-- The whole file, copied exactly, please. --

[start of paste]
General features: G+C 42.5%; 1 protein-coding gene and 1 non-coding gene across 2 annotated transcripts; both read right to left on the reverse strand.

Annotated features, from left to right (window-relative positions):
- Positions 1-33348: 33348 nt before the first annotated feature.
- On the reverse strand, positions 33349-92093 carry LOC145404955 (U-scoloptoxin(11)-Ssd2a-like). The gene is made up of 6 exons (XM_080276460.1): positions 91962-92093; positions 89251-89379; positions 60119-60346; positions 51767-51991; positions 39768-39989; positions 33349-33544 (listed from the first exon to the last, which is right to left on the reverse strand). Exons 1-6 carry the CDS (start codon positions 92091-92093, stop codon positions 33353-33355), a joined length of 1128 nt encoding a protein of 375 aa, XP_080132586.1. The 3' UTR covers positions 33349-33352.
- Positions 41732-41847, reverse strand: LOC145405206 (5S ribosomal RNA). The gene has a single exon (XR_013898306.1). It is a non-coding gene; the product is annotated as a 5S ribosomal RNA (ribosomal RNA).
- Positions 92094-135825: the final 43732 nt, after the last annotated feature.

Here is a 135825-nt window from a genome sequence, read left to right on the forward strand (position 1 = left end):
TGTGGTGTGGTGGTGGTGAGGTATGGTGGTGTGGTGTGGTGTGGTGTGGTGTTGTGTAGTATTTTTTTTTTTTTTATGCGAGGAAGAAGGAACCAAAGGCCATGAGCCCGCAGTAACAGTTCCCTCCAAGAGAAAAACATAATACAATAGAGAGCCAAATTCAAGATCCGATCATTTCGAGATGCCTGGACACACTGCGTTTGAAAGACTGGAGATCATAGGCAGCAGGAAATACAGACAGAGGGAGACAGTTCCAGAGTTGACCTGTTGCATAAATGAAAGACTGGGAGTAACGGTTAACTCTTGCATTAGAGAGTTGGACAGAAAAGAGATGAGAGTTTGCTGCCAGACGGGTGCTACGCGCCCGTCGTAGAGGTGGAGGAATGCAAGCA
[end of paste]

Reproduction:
General features: G+C 42.5%; 1 protein-coding gene and 1 non-coding gene across 2 annotated transcripts; both read right to left on the reverse strand.

Annotated features, from left to right (window-relative positions):
- Positions 1-33348: 33348 nt before the first annotated feature.
- On the reverse strand, positions 33349-92093 carry LOC145404955 (U-scoloptoxin(11)-Ssd2a-like). The gene is made up of 6 exons (XM_080276460.1): positions 91962-92093; positions 89251-89379; positions 60119-60346; positions 51767-51991; positions 39768-39989; positions 33349-33544 (listed from the first exon to the last, which is right to left on the reverse strand). Exons 1-6 carry the CDS (start codon positions 92091-92093, stop codon positions 33353-33355), a joined length of 1128 nt encoding a protein of 375 aa, XP_080132586.1. The 3' UTR covers positions 33349-33352.
- Positions 41732-41847, reverse strand: LOC145405206 (5S ribosomal RNA). The gene has a single exon (XR_013898306.1). It is a non-coding gene; the product is annotated as a 5S ribosomal RNA (ribosomal RNA).
- Positions 92094-135825: the final 43732 nt, after the last annotated feature.

Here is a 135825-nt window from a genome sequence, read left to right on the forward strand (position 1 = left end):
TGTGGTGTGGTGGTGGTGAGGTATGGTGGTGTGGTGTGGTGTGGTGTGGTGTTGTGTAGTATTTTTTTTTTTTTTATGCGAGGAAGAAGGAACCAAAGGCCATGAGCCCGCAGTAACAGTTCCCTCCAAGAGAAAAACATAATACAATAGAGAGCCAAATTCAAGATCCGATCATTTCGAGATGCCTGGACACACTGCGTTTGAAAGACTGGAGATCATAGGCAGCAGGAAATACAGACAGAGGGAGACAGTTCCAGAGTTGACCTGTTGCATAAATGAAAGACTGGGAGTAACGGTTAACTCTTGCATTAGAGAGTTGGACAGAAAAGAGATGAGAGTTTGCTGCCAGACGGGTGCTACGCGCCCGTCGTAGAGGTGGAGGAATGCAAGCA